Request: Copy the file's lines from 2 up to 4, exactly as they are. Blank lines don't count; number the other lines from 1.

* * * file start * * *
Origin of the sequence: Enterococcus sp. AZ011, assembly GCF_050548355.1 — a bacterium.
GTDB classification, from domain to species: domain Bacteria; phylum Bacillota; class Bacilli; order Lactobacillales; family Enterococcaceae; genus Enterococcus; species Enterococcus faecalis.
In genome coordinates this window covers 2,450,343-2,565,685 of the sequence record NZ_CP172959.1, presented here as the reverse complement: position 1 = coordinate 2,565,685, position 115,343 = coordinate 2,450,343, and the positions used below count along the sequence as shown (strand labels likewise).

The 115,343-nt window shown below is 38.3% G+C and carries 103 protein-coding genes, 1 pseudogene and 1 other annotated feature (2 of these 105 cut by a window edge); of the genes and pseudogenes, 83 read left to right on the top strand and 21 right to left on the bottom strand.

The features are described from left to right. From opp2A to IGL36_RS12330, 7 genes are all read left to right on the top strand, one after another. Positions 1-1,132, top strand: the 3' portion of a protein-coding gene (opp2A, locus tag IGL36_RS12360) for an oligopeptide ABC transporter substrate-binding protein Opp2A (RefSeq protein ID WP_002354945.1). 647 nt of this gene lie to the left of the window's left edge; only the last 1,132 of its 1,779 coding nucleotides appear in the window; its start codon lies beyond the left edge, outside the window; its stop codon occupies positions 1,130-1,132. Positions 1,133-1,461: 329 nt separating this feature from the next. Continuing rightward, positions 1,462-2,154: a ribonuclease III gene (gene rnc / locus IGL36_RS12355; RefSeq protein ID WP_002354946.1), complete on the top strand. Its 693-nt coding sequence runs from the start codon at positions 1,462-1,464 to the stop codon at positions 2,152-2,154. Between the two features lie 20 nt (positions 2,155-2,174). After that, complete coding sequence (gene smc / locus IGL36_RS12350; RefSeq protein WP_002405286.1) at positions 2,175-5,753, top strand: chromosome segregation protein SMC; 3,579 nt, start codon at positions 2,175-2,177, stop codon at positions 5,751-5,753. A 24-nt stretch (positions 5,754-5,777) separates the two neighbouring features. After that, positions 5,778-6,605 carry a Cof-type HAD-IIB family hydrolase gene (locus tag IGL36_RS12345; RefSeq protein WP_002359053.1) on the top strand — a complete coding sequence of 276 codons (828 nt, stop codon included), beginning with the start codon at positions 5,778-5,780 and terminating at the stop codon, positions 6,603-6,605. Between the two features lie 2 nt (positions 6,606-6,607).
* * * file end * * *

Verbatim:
GTDB classification, from domain to species: domain Bacteria; phylum Bacillota; class Bacilli; order Lactobacillales; family Enterococcaceae; genus Enterococcus; species Enterococcus faecalis.
In genome coordinates this window covers 2,450,343-2,565,685 of the sequence record NZ_CP172959.1, presented here as the reverse complement: position 1 = coordinate 2,565,685, position 115,343 = coordinate 2,450,343, and the positions used below count along the sequence as shown (strand labels likewise).

The 115,343-nt window shown below is 38.3% G+C and carries 103 protein-coding genes, 1 pseudogene and 1 other annotated feature (2 of these 105 cut by a window edge); of the genes and pseudogenes, 83 read left to right on the top strand and 21 right to left on the bottom strand.